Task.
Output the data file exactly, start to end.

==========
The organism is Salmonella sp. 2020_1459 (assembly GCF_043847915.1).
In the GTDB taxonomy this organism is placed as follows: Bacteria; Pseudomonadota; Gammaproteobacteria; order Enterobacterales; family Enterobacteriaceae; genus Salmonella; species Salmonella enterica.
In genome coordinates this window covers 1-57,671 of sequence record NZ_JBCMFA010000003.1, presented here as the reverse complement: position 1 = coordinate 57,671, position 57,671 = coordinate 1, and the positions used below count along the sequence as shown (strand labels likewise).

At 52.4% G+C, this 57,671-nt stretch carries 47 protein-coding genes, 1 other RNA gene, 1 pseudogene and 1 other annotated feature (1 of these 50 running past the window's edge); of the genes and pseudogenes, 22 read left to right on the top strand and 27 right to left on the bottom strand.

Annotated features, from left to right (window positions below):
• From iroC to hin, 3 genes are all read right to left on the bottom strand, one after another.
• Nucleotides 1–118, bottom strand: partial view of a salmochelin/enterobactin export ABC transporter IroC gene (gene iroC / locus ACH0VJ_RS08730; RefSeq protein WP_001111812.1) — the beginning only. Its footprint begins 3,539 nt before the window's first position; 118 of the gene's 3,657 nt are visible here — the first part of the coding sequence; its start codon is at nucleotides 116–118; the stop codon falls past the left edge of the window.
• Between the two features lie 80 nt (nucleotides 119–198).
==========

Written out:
The organism is Salmonella sp. 2020_1459 (assembly GCF_043847915.1).
In the GTDB taxonomy this organism is placed as follows: Bacteria; Pseudomonadota; Gammaproteobacteria; order Enterobacterales; family Enterobacteriaceae; genus Salmonella; species Salmonella enterica.
In genome coordinates this window covers 1-57,671 of sequence record NZ_JBCMFA010000003.1, presented here as the reverse complement: position 1 = coordinate 57,671, position 57,671 = coordinate 1, and the positions used below count along the sequence as shown (strand labels likewise).

At 52.4% G+C, this 57,671-nt stretch carries 47 protein-coding genes, 1 other RNA gene, 1 pseudogene and 1 other annotated feature (1 of these 50 running past the window's edge); of the genes and pseudogenes, 22 read left to right on the top strand and 27 right to left on the bottom strand.

Annotated features, from left to right (window positions below):
• From iroC to hin, 3 genes are all read right to left on the bottom strand, one after another.
• Nucleotides 1–118, bottom strand: partial view of a salmochelin/enterobactin export ABC transporter IroC gene (gene iroC / locus ACH0VJ_RS08730; RefSeq protein WP_001111812.1) — the beginning only. Its footprint begins 3,539 nt before the window's first position; 118 of the gene's 3,657 nt are visible here — the first part of the coding sequence; its start codon is at nucleotides 116–118; the stop codon falls past the left edge of the window.
• Between the two features lie 80 nt (nucleotides 119–198).